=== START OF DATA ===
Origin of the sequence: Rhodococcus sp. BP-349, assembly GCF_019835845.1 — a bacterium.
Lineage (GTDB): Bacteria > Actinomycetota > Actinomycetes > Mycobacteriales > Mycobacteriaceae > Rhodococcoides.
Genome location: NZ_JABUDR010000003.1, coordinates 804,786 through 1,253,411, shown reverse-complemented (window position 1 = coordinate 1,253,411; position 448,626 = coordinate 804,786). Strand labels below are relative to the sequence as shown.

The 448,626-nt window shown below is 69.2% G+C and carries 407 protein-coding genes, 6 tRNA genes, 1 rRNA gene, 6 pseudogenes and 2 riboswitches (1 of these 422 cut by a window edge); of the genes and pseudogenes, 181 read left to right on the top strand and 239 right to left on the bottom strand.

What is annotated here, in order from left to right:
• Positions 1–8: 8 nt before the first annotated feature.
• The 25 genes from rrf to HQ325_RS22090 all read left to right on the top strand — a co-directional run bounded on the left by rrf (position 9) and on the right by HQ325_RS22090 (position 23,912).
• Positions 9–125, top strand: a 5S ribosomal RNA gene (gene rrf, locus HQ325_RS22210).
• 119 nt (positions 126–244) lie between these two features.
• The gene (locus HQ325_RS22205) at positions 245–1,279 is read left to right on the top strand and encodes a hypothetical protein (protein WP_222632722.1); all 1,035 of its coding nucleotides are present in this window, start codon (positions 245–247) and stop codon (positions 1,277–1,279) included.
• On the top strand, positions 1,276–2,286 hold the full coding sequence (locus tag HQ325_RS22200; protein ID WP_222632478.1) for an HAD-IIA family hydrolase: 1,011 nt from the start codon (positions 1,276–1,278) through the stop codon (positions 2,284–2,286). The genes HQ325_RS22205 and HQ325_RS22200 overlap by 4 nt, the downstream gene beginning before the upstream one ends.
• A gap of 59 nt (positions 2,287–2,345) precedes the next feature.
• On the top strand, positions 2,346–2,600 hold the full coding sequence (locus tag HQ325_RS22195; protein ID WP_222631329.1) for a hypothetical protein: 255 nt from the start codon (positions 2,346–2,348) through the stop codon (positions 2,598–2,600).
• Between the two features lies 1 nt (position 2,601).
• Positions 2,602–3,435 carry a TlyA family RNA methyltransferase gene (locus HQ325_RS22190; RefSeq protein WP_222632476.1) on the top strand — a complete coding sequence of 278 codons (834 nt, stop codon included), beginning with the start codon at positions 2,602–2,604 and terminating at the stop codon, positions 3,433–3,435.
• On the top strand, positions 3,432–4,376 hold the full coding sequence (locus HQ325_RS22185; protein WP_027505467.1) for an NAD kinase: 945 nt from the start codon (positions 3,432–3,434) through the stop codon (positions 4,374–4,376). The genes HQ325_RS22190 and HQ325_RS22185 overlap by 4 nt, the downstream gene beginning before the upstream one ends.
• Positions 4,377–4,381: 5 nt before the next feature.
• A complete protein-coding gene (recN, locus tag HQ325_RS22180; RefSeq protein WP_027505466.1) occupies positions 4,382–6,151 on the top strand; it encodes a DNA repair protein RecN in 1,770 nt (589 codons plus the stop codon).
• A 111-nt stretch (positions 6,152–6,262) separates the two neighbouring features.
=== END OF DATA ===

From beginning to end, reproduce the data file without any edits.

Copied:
Origin of the sequence: Rhodococcus sp. BP-349, assembly GCF_019835845.1 — a bacterium.
Lineage (GTDB): Bacteria > Actinomycetota > Actinomycetes > Mycobacteriales > Mycobacteriaceae > Rhodococcoides.
Genome location: NZ_JABUDR010000003.1, coordinates 804,786 through 1,253,411, shown reverse-complemented (window position 1 = coordinate 1,253,411; position 448,626 = coordinate 804,786). Strand labels below are relative to the sequence as shown.

The 448,626-nt window shown below is 69.2% G+C and carries 407 protein-coding genes, 6 tRNA genes, 1 rRNA gene, 6 pseudogenes and 2 riboswitches (1 of these 422 cut by a window edge); of the genes and pseudogenes, 181 read left to right on the top strand and 239 right to left on the bottom strand.

What is annotated here, in order from left to right:
• Positions 1–8: 8 nt before the first annotated feature.
• The 25 genes from rrf to HQ325_RS22090 all read left to right on the top strand — a co-directional run bounded on the left by rrf (position 9) and on the right by HQ325_RS22090 (position 23,912).
• Positions 9–125, top strand: a 5S ribosomal RNA gene (gene rrf, locus HQ325_RS22210).
• 119 nt (positions 126–244) lie between these two features.
• The gene (locus HQ325_RS22205) at positions 245–1,279 is read left to right on the top strand and encodes a hypothetical protein (protein WP_222632722.1); all 1,035 of its coding nucleotides are present in this window, start codon (positions 245–247) and stop codon (positions 1,277–1,279) included.
• On the top strand, positions 1,276–2,286 hold the full coding sequence (locus tag HQ325_RS22200; protein ID WP_222632478.1) for an HAD-IIA family hydrolase: 1,011 nt from the start codon (positions 1,276–1,278) through the stop codon (positions 2,284–2,286). The genes HQ325_RS22205 and HQ325_RS22200 overlap by 4 nt, the downstream gene beginning before the upstream one ends.
• A gap of 59 nt (positions 2,287–2,345) precedes the next feature.
• On the top strand, positions 2,346–2,600 hold the full coding sequence (locus tag HQ325_RS22195; protein ID WP_222631329.1) for a hypothetical protein: 255 nt from the start codon (positions 2,346–2,348) through the stop codon (positions 2,598–2,600).
• Between the two features lies 1 nt (position 2,601).
• Positions 2,602–3,435 carry a TlyA family RNA methyltransferase gene (locus HQ325_RS22190; RefSeq protein WP_222632476.1) on the top strand — a complete coding sequence of 278 codons (834 nt, stop codon included), beginning with the start codon at positions 2,602–2,604 and terminating at the stop codon, positions 3,433–3,435.
• On the top strand, positions 3,432–4,376 hold the full coding sequence (locus HQ325_RS22185; protein WP_027505467.1) for an NAD kinase: 945 nt from the start codon (positions 3,432–3,434) through the stop codon (positions 4,374–4,376). The genes HQ325_RS22190 and HQ325_RS22185 overlap by 4 nt, the downstream gene beginning before the upstream one ends.
• Positions 4,377–4,381: 5 nt before the next feature.
• A complete protein-coding gene (recN, locus tag HQ325_RS22180; RefSeq protein WP_027505466.1) occupies positions 4,382–6,151 on the top strand; it encodes a DNA repair protein RecN in 1,770 nt (589 codons plus the stop codon).
• A 111-nt stretch (positions 6,152–6,262) separates the two neighbouring features.